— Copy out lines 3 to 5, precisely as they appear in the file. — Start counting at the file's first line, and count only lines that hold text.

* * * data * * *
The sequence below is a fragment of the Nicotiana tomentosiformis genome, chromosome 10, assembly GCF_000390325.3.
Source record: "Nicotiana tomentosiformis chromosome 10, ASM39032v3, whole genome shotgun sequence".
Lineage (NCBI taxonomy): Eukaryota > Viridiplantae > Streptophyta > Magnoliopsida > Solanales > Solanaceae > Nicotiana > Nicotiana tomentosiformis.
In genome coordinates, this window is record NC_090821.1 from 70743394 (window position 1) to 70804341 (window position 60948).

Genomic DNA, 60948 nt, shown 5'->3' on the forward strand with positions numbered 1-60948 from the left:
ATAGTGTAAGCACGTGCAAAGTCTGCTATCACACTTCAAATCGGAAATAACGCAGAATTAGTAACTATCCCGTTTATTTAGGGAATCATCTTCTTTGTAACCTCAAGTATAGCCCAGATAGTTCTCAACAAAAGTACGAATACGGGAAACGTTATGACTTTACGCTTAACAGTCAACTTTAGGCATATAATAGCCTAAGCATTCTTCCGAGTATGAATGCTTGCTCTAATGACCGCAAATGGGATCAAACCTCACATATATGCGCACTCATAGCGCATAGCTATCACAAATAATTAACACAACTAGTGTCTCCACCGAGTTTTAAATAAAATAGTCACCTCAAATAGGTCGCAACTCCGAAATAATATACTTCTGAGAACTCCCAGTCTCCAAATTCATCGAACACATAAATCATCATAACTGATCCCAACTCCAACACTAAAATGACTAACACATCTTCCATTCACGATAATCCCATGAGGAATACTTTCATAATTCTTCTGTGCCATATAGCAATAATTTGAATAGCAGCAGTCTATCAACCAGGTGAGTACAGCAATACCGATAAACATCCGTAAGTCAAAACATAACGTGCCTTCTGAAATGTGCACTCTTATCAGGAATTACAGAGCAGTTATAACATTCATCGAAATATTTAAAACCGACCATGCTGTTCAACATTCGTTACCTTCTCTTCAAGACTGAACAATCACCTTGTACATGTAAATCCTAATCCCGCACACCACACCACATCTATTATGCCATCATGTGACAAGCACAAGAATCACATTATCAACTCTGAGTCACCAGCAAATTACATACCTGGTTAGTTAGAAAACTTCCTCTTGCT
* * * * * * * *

Lineage (NCBI taxonomy): Eukaryota > Viridiplantae > Streptophyta > Magnoliopsida > Solanales > Solanaceae > Nicotiana > Nicotiana tomentosiformis.
In genome coordinates, this window is record NC_090821.1 from 70743394 (window position 1) to 70804341 (window position 60948).

Genomic DNA, 60948 nt, shown 5'->3' on the forward strand with positions numbered 1-60948 from the left: